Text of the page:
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How to Create Content for Every Stage of the Buyer’s Journey

How to Create Content for Every Stage of the Buyer's Journey

The key to effective marketing is understanding the buyer’s journey by understanding the process they go through and what drives them to make their decision.

The buyer’s journey is an important part of the marketing strategy that marketers need to understand and develop content for each stage in the process.

The journey is typically a linear process. But, some steps can be skipped or reordered.

Before we dig into these steps, let us be clear about what a buyer’s persona is and why it’s crucial that you understand them if you want to ensure your marketing efforts are not wasted. 

What is the buyer’s journey?

HubSpot describes this as follows:

‘The buyer’s journey is the process buyers go through to become aware of, consider and evaluate, and decide to purchase a new product or service.’

The reason this is so important, if you as a marketer doesn’t know where your audience is on their journey and what stage of the decision they are in, you will find it almost impossible to create content for each stage, which will not allow you to create an emotional connection between your brand and customer.

So many companies waste countless hours creating content, only for it to fail to get any attention and more importantly, it doesn’t lead to conversions and new revenue.

By the end of this article, you will know how to create content for each stage of the buyer’s journey and the best practices.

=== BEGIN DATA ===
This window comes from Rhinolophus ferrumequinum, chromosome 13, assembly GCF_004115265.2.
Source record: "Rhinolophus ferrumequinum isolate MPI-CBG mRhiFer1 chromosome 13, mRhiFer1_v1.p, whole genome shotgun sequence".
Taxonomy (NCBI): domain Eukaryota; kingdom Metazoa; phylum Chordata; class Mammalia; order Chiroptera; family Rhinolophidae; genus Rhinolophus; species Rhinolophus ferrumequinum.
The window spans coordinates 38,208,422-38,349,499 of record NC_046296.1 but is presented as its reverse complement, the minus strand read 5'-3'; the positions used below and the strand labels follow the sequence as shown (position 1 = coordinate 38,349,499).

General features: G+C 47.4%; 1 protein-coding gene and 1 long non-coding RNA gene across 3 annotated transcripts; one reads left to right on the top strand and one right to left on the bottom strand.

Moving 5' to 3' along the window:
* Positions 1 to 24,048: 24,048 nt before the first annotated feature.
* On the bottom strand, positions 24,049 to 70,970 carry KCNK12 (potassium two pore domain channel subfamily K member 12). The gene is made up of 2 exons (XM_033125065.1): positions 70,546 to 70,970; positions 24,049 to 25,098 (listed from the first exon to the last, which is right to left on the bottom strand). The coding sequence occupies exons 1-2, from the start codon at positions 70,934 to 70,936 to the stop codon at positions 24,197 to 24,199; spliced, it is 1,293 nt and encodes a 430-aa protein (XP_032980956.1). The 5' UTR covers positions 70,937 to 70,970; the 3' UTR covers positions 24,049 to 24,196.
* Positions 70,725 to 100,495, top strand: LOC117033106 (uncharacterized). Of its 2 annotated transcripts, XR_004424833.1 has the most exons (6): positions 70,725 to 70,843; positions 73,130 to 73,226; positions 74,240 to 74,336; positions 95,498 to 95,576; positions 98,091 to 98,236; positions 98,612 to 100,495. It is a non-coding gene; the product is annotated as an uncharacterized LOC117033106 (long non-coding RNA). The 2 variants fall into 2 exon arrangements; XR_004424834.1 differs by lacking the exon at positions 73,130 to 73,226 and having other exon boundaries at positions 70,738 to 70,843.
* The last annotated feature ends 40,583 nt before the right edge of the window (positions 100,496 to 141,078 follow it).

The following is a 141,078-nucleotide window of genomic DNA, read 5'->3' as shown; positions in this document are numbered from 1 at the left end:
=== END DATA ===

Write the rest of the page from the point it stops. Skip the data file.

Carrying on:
The step-by-step process buyers go through.

The buyer’s journey is a step by step process that buyers go through before they make their purchase. It can be segmented into three stages. 

The first stage, known as the awareness stage, is when buyers become aware of the product or service and start paying attention to it. 

The second stage is called the consideration stage, and it happens when they start researching the product or service and look at reviews to see if it would be worth its money. 

During this stage, if they are not satisfied with what they find out about the product or service, they will go ahead to the third one, which we call the decision-making stage, where they will decide whether to buy that product or not.

The most important thing for marketers to know about this journey is that there are different.

What are the three stages of the Buyer’s Journey?

Awareness: This is when the buyer becomes aware of the need or problem they have. They will start by researching and exploring their options, and this is when they’re introduced to new products, services or brands.

This stage typically lasts a few days to a few months, and it can also overlap with the consideration phase.

Consideration: The buyer has narrowed down their choices and will now compare different brands to find which one best suits their needs.

This stage typically lasts a few weeks to a few months, and it can also overlap with the decision phase. 

Decision: The buyer has decided on which brand they want to purchase from and are ready to make an upfront commitment.

Knowing your buyer’s persona and at what stage in the buying journey they are in helps you to identify what problems they face, what’s stopping them from achieving their goals or causing friction in their life. 

Identify where your buyers spend their time.

The next thing is to consider the best way to reach these buyers and identify which channel they use. 

For example, if a company wants to sell hair care products for women, an advertising agency might use Facebook ads because of its targeting capabilities. 

In this case, advertising agencies will create a campaign on Facebook that will have features such as images, text and video clips that are targeted towards females with specific interests (hair products).

With this information on hand, you can create incredibly helpful content, content that could be in the format of paid ads, videos, blogs and pretty much any other medium.

How digital marketing has changed